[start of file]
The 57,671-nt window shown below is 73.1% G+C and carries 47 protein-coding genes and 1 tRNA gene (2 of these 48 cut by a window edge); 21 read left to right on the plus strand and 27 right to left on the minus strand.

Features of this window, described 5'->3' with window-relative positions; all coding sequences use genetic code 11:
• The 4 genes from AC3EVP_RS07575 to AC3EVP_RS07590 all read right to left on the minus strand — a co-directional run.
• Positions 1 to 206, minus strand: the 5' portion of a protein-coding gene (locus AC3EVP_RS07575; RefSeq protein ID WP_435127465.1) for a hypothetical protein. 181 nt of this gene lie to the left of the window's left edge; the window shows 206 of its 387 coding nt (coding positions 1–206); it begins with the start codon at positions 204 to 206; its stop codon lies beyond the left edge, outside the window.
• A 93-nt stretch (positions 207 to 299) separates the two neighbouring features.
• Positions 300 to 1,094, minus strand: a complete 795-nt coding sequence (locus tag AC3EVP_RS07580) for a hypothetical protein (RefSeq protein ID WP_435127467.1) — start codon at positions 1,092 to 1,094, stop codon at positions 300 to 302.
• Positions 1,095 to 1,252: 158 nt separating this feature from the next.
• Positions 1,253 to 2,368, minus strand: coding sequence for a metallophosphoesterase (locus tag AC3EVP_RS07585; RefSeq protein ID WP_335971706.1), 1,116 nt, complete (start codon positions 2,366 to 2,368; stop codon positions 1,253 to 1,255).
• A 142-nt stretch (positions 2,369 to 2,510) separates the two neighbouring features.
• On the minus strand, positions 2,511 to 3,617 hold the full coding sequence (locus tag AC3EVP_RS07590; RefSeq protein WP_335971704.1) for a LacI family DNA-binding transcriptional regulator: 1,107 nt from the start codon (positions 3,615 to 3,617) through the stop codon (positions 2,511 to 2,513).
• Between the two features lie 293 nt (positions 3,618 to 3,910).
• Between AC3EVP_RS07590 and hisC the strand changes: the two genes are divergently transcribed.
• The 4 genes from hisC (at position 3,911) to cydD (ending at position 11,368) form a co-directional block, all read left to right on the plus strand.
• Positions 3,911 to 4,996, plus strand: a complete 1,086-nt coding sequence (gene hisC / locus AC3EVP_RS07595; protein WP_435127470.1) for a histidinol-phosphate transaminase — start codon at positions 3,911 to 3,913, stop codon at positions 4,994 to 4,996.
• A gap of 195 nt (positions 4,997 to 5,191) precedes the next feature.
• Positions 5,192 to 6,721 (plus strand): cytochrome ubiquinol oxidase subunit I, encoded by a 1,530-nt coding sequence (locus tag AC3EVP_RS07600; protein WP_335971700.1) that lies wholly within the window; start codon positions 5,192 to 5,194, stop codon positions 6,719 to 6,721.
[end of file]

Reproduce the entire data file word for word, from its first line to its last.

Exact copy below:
The 57,671-nt window shown below is 73.1% G+C and carries 47 protein-coding genes and 1 tRNA gene (2 of these 48 cut by a window edge); 21 read left to right on the plus strand and 27 right to left on the minus strand.

Features of this window, described 5'->3' with window-relative positions; all coding sequences use genetic code 11:
• The 4 genes from AC3EVP_RS07575 to AC3EVP_RS07590 all read right to left on the minus strand — a co-directional run.
• Positions 1 to 206, minus strand: the 5' portion of a protein-coding gene (locus AC3EVP_RS07575; RefSeq protein ID WP_435127465.1) for a hypothetical protein. 181 nt of this gene lie to the left of the window's left edge; the window shows 206 of its 387 coding nt (coding positions 1–206); it begins with the start codon at positions 204 to 206; its stop codon lies beyond the left edge, outside the window.
• A 93-nt stretch (positions 207 to 299) separates the two neighbouring features.
• Positions 300 to 1,094, minus strand: a complete 795-nt coding sequence (locus tag AC3EVP_RS07580) for a hypothetical protein (RefSeq protein ID WP_435127467.1) — start codon at positions 1,092 to 1,094, stop codon at positions 300 to 302.
• Positions 1,095 to 1,252: 158 nt separating this feature from the next.
• Positions 1,253 to 2,368, minus strand: coding sequence for a metallophosphoesterase (locus tag AC3EVP_RS07585; RefSeq protein ID WP_335971706.1), 1,116 nt, complete (start codon positions 2,366 to 2,368; stop codon positions 1,253 to 1,255).
• A 142-nt stretch (positions 2,369 to 2,510) separates the two neighbouring features.
• On the minus strand, positions 2,511 to 3,617 hold the full coding sequence (locus tag AC3EVP_RS07590; RefSeq protein WP_335971704.1) for a LacI family DNA-binding transcriptional regulator: 1,107 nt from the start codon (positions 3,615 to 3,617) through the stop codon (positions 2,511 to 2,513).
• Between the two features lie 293 nt (positions 3,618 to 3,910).
• Between AC3EVP_RS07590 and hisC the strand changes: the two genes are divergently transcribed.
• The 4 genes from hisC (at position 3,911) to cydD (ending at position 11,368) form a co-directional block, all read left to right on the plus strand.
• Positions 3,911 to 4,996, plus strand: a complete 1,086-nt coding sequence (gene hisC / locus AC3EVP_RS07595; protein WP_435127470.1) for a histidinol-phosphate transaminase — start codon at positions 3,911 to 3,913, stop codon at positions 4,994 to 4,996.
• A gap of 195 nt (positions 4,997 to 5,191) precedes the next feature.
• Positions 5,192 to 6,721 (plus strand): cytochrome ubiquinol oxidase subunit I, encoded by a 1,530-nt coding sequence (locus tag AC3EVP_RS07600; protein WP_335971700.1) that lies wholly within the window; start codon positions 5,192 to 5,194, stop codon positions 6,719 to 6,721.